On May 16, 1940, officially known as “Nylon Day,” four million pairs of brown nylons landed on department store shelves throughout the United States at about $1.15 per pair. They sold out within two days.

TIME reported that something strange was going on in Wilmington, Del.: every Wednesday, women would wait for the stores that sold lingerie to open and then rush in, ready to offer proof that they were Wilmington residents.

The reason for the rush? Wilmington was the home of E.I. du Pont de Nemours & Co., the chemical company better known as DuPont, and was the only city in America where nylon stockings could be purchased, for between $1.15 and $1.35 a pair (and only by residents of Wilmington). By the end of each Wednesday, the stores would be nearly sold out. Even though silk stockings were cheaper — about $1 a pair, by TIME’s reckoning — the nylons sold out for months after their debut on this day 75 years ago, Oct. 24, 1939.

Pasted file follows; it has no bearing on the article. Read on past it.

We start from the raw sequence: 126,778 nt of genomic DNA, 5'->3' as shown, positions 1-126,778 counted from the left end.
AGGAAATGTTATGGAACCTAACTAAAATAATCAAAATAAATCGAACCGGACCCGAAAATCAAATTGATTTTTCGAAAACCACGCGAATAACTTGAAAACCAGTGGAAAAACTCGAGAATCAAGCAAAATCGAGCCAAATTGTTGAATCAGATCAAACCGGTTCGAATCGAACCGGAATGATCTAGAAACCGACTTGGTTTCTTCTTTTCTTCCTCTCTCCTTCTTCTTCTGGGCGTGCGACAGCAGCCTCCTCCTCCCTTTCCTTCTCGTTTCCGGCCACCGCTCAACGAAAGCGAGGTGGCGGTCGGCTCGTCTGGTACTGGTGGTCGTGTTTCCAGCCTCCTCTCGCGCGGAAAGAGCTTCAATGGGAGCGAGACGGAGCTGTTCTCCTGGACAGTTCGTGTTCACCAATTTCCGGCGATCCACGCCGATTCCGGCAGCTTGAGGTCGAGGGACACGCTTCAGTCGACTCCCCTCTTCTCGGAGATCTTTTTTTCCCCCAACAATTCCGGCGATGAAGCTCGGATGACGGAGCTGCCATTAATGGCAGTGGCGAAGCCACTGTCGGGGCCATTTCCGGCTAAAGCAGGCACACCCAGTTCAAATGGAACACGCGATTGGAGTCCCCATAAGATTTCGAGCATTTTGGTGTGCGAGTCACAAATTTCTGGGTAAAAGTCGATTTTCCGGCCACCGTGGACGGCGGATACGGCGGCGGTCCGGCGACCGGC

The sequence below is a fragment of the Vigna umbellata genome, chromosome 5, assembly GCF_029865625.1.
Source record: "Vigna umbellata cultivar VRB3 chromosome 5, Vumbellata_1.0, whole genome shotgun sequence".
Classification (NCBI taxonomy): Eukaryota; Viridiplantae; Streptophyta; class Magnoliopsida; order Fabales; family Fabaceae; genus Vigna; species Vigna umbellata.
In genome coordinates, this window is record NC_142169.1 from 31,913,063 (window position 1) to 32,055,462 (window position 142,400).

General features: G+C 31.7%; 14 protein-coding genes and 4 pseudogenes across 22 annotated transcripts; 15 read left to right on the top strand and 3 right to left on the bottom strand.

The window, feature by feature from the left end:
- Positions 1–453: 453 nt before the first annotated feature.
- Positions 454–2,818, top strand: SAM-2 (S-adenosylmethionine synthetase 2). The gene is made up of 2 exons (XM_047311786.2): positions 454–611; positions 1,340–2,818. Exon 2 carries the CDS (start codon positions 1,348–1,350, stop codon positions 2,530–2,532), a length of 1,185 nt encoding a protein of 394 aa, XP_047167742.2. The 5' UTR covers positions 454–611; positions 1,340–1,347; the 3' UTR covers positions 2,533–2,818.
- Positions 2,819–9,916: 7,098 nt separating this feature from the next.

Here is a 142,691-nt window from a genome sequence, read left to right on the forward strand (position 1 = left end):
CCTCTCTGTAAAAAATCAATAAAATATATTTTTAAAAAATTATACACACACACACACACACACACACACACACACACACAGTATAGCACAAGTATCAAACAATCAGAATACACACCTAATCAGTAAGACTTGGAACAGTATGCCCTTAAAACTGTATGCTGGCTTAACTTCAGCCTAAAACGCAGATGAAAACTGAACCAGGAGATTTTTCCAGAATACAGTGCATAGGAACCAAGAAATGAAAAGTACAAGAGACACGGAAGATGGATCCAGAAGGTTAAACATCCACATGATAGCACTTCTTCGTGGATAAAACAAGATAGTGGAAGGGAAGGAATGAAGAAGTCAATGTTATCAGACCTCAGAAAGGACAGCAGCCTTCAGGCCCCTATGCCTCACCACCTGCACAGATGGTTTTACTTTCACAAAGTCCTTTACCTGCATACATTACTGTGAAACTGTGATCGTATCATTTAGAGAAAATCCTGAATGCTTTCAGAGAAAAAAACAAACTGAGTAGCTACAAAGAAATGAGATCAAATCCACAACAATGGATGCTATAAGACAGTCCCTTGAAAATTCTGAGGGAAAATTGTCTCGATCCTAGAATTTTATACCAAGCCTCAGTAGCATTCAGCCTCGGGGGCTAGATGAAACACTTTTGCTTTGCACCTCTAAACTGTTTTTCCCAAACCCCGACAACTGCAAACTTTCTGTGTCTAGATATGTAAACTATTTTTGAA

Nylon - how the first synthetic fiber has been invented

Silk stockings were an essential item of a well-dressed woman's ensemble in the 1920s and 1930s. They made a woman's legs look smooth and sleek, and they were the ideal accompaniment to short skirts and high heels. In the 1920s, women spent millions of dollars on silk stockings.

Wallace Carothers (1896–1937), an employee of the DuPont Chemical Corporation as searching for a synthetic substitute of silk because natural supplies were insufficient to meet growing demands for that fiber. Using coal, water, and air as raw materials, Carothers developed by 1935 a synthetic product that could be stretched into a fiber and that got stronger and silkier as it was stretched.